Who was Dayani Cristal? One corpse challenges the US war on 'illegals'
Amid the highly politicised and increasingly nasty debate about ‘border security’ in the US, a new documentary sets itself a vital task: to put a human face on the tragedy
Marc Silver: ‘The trains are dangerous and we were hyper-aware of that as we had spent time interviewing amputees who have fallen from the carriages’
It started with a skull in the desert, and before that with a website inviting testimonies on the theme of resistance: resistance against political oppression, resistance against economic inequality, resistance against boundaries. The platform would bring together several film-makers and a shared idea about grassroots rebellion.
“We were looking for a story that would illustrate how big economic and political decisions can impact on people thousands of miles away,” explains documentarian Marc Silver, who has previously investigated the impact of riots and the Olympics on London.
The stories came from all over the world: a South African woman who placed symbolic stones to delineate her home, a Spanish person who confronted the bank lending system. And that skull in the desert.
It’s called Who Is Dayani Cristal?, which is the central quest for Silver’s award-winning documentary. Working alongside Mexican superstar-turned-activist Gael García Bernal, the film seeks to uncover the life behind the body of a migrant.
The quest is twofold: while Silver tracks the efforts of search and rescue police, forensic experts and morgue attendants, Bernal retraces the dead man’s last steps, a journey that snakes past countless dangers for more than 2,000 miles.
“I will never understand the extent of the dangers he faced,” notes Bernal. “I can only try to retrace his steps and see where they take me.”
Those risks include kidnappers, perilous river crossings and hanging on to the top of a Mexican freight train known as “La Bestia”. And that’s before one comes up against border control.
“We had passports and credit cards and support that’s way beyond what any migrant has,” says Silver. “In physical terms, it was still a challenge. The trains are dangerous and we were hyper-aware of that as we had spent time interviewing amputees who have fallen from the carriages. The border region is fraught with tension. We had to leave one of the locations where we filmed.
“But the main challenges were emotional and came from speaking to migrants who were about to make that journey. You had to worry about what lay ahead for them.”
Silver’s forensic travelogue proved as complicated as the journeys it sought to chronicle. In order to obscure their origins, migrants seldom carry identifying documents or marks. It falls to a small, dedicated team of investigators from the Medical Examiner’s Office in Tucson to determine the identities of those who have died crossing the border. There is no unified procedure or agency to investigate remains around the US-Mexico border, and the migrants can come from anywhere in Mexico, Guatemala or Honduras.
“As soon as the search and rescue police got a call, I would jump in my car and drive to the desert,” says Silver. “Then I would track the bodies from there using the case number as they went through the morgue and were processed by the Mexican consulate. At one time I was tracking six or seven cases, but filming many more. Ironically, the Dayani case was the first body that I filmed.”
Over the past decade, more than 2,000 bodies have been recovered from the Sonora Desert in Arizona and brought to the morgue at Pima County. Of these, 700 have never been identified. When Silver first filmed the body of man with the words “Dayani Cristal” tattooed across his chest, the odds of determining his identity seemed remote. But some excellent detective work soon pinpointed the man as Honduran. The film’s heart-breaking final sequence reveals the significance of the tattoo.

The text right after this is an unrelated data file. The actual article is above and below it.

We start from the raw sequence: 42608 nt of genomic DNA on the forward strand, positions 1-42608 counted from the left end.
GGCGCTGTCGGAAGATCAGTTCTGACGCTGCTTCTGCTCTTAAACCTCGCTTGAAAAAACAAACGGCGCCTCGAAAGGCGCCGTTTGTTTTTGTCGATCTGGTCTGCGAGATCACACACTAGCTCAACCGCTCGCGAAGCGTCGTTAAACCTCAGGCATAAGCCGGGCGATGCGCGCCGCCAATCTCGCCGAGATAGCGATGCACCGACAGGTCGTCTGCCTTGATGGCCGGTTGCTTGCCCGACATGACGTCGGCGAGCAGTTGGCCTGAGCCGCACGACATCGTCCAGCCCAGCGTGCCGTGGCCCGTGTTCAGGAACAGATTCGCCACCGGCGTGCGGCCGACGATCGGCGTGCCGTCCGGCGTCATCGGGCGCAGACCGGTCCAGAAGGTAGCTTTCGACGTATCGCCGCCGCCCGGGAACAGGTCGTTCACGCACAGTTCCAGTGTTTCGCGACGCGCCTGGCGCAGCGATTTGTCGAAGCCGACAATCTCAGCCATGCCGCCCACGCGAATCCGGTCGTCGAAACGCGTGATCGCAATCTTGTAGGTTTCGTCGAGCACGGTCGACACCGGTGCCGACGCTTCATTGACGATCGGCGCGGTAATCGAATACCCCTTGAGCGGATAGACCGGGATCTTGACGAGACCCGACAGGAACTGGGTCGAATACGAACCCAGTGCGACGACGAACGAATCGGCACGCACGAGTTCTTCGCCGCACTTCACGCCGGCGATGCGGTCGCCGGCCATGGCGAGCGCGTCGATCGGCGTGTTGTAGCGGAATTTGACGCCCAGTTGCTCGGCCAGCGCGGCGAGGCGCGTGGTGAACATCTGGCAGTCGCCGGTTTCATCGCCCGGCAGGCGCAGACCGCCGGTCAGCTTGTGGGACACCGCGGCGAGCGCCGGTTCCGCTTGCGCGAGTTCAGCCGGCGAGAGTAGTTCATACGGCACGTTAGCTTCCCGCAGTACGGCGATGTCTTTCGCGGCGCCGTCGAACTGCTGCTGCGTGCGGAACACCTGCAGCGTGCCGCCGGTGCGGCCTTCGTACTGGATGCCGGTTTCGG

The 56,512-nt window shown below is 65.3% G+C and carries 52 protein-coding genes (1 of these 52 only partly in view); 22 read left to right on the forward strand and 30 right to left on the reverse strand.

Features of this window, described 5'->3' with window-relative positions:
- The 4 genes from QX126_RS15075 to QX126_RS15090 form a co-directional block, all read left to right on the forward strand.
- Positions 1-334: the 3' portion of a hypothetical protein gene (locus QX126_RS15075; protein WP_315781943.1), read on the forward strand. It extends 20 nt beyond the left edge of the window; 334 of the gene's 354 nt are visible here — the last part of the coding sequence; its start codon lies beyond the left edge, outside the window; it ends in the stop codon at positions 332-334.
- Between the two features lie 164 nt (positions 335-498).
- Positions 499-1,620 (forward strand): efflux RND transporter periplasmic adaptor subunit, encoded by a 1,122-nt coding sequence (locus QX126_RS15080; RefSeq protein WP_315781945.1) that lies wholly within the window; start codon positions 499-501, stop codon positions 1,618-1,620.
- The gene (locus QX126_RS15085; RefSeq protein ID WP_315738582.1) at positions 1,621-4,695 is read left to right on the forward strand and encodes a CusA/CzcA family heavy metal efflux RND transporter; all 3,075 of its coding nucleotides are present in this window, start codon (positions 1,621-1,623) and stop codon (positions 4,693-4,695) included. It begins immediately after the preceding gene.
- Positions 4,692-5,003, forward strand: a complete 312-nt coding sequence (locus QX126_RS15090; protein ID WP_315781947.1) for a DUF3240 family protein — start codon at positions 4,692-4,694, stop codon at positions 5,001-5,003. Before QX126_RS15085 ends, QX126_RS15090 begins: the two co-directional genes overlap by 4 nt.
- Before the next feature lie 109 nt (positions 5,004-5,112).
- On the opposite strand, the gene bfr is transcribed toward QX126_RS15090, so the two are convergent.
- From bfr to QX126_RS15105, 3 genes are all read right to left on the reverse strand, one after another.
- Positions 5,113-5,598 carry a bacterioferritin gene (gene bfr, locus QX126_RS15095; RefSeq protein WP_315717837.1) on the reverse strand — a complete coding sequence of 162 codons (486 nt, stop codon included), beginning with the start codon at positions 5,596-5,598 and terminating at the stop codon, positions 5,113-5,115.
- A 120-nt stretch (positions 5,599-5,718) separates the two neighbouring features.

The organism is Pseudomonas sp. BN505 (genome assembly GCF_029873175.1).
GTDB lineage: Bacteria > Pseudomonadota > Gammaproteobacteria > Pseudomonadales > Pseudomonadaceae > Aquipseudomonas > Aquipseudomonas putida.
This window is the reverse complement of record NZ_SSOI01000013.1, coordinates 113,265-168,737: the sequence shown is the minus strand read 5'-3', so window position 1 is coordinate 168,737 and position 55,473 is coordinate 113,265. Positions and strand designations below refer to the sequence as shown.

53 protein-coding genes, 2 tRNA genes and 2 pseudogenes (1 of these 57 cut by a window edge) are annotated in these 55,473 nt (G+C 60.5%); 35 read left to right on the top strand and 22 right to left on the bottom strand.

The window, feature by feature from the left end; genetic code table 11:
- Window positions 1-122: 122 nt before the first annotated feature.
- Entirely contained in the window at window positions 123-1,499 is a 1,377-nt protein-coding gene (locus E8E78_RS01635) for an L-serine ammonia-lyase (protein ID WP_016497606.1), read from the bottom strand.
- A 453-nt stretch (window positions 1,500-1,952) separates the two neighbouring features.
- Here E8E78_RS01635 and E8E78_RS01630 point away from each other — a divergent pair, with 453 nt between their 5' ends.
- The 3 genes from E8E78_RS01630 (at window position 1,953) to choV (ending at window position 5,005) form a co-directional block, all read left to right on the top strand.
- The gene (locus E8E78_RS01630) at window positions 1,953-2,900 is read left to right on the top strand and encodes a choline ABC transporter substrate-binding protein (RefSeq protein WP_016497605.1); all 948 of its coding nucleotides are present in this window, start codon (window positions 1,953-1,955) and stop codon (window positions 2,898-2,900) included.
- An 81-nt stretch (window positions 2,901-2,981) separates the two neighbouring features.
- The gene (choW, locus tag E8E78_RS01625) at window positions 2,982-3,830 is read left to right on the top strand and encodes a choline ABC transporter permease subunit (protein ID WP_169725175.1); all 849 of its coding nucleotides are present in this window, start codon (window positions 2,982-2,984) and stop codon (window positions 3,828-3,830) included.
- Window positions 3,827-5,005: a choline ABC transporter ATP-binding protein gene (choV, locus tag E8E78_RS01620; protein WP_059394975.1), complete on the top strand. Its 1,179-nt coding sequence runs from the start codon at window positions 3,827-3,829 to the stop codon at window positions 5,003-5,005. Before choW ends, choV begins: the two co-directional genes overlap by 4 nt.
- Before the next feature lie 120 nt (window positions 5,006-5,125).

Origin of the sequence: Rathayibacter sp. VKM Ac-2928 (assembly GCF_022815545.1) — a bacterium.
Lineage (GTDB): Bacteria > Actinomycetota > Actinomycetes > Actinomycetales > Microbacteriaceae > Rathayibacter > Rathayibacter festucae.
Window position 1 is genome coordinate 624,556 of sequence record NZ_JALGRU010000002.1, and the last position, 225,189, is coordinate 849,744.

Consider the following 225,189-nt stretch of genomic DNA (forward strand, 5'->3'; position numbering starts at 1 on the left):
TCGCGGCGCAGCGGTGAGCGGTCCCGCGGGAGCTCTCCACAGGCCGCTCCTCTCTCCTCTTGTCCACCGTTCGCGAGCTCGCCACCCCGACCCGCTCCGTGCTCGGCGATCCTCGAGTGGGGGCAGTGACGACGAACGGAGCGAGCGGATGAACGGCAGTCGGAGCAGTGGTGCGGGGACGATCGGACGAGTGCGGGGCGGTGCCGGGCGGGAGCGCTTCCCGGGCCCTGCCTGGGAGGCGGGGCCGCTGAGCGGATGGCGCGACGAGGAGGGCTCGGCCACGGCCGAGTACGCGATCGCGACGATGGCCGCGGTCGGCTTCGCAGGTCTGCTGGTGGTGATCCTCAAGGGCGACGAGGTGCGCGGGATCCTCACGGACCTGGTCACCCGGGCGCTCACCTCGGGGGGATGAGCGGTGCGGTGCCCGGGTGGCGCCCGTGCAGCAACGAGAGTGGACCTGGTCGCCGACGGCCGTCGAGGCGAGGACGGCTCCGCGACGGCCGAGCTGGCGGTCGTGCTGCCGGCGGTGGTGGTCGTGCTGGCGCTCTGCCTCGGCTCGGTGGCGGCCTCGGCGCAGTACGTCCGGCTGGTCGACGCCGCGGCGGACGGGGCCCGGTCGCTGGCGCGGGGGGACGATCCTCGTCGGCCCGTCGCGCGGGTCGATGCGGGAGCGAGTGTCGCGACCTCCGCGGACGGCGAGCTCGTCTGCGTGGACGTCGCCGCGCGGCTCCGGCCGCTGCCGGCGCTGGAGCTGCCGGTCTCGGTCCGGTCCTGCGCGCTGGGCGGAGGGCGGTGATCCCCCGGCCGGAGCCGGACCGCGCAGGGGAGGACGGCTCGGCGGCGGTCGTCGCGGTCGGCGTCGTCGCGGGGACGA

“Once we knew he was Honduran and not Mexican,” says the director, “the Honduran government set up introductions to the family. So when I returned with the coffin from the US to Honduras, the family knew I would be there and that was okay with them. I spent a few weeks in the village afterwards, and there have been more trips since.”
By way of a memorial to this onceanonymous migrant, Silver, Bernal and the film’s producers immediately entered into negotiations with the family and community left behind.
“It’s very rare for this kind of film to ever make any money,” says Silver. “But from that first visit we were keen to work out something that is of benefit to them, given that this is their story. So the following year they discussed what they needed as a community. We are still looking for another $20,000 but we made $50,000 already to pay for a water supply system and a further $30,000 for a school. That is currently being built.”
There are complex issues at the heart of Who Is Dayani Cristal?. The film quotes forensic anthropologist Bruce Anderson: “The problem is all economic. We’re dangling the carrot in grocery stores, in hotels and service industries . . . We benefit from a blue-collar labour force that has brown skin.” Mostly, though, the film studiously avoids politics and proselytising.
“We did a load of interviews to understand the politics, which we hosted on the website,” says Silver. “But we didn’t want to bring that kind of talking-head politics into the film. We had this sort of unwritten rule that all the people in the film had been in touch with the dead person in some way. They’re people in morgue or at various consulates and, of course, the family.
“My thinking was there’s enough left- and right-wing opinion on the subject, particularly in the US. What seemed to be lacking was human empathy or a sense of universality.”